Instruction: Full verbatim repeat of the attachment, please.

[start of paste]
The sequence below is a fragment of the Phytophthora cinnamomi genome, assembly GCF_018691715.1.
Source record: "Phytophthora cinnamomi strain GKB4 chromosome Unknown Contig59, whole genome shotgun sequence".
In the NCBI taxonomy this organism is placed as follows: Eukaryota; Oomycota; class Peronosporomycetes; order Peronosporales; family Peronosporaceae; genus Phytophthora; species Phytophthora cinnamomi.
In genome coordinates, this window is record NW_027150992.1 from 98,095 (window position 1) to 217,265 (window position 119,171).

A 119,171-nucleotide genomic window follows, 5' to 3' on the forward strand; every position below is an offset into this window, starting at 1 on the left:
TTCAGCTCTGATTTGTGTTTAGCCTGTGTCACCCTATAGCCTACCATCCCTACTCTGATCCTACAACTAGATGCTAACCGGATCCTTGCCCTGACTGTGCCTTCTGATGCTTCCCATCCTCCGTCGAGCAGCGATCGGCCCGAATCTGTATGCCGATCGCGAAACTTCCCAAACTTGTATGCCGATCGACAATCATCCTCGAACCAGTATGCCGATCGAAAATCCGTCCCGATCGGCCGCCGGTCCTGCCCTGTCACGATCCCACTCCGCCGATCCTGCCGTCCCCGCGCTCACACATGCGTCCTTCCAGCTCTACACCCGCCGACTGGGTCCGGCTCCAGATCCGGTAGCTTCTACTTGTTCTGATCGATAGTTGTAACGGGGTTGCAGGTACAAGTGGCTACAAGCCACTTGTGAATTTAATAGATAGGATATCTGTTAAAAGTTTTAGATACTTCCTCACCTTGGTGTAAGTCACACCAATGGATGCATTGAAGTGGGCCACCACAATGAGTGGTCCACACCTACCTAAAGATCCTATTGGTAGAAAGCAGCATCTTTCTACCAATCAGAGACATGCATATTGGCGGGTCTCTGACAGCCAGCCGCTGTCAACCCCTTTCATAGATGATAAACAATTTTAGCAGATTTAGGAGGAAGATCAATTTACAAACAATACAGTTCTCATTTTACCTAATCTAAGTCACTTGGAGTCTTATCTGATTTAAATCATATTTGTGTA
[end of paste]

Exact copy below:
The sequence below is a fragment of the Phytophthora cinnamomi genome, assembly GCF_018691715.1.
Source record: "Phytophthora cinnamomi strain GKB4 chromosome Unknown Contig59, whole genome shotgun sequence".
In the NCBI taxonomy this organism is placed as follows: Eukaryota; Oomycota; class Peronosporomycetes; order Peronosporales; family Peronosporaceae; genus Phytophthora; species Phytophthora cinnamomi.
In genome coordinates, this window is record NW_027150992.1 from 98,095 (window position 1) to 217,265 (window position 119,171).

A 119,171-nucleotide genomic window follows, 5' to 3' on the forward strand; every position below is an offset into this window, starting at 1 on the left:
TTCAGCTCTGATTTGTGTTTAGCCTGTGTCACCCTATAGCCTACCATCCCTACTCTGATCCTACAACTAGATGCTAACCGGATCCTTGCCCTGACTGTGCCTTCTGATGCTTCCCATCCTCCGTCGAGCAGCGATCGGCCCGAATCTGTATGCCGATCGCGAAACTTCCCAAACTTGTATGCCGATCGACAATCATCCTCGAACCAGTATGCCGATCGAAAATCCGTCCCGATCGGCCGCCGGTCCTGCCCTGTCACGATCCCACTCCGCCGATCCTGCCGTCCCCGCGCTCACACATGCGTCCTTCCAGCTCTACACCCGCCGACTGGGTCCGGCTCCAGATCCGGTAGCTTCTACTTGTTCTGATCGATAGTTGTAACGGGGTTGCAGGTACAAGTGGCTACAAGCCACTTGTGAATTTAATAGATAGGATATCTGTTAAAAGTTTTAGATACTTCCTCACCTTGGTGTAAGTCACACCAATGGATGCATTGAAGTGGGCCACCACAATGAGTGGTCCACACCTACCTAAAGATCCTATTGGTAGAAAGCAGCATCTTTCTACCAATCAGAGACATGCATATTGGCGGGTCTCTGACAGCCAGCCGCTGTCAACCCCTTTCATAGATGATAAACAATTTTAGCAGATTTAGGAGGAAGATCAATTTACAAACAATACAGTTCTCATTTTACCTAATCTAAGTCACTTGGAGTCTTATCTGATTTAAATCATATTTGTGTA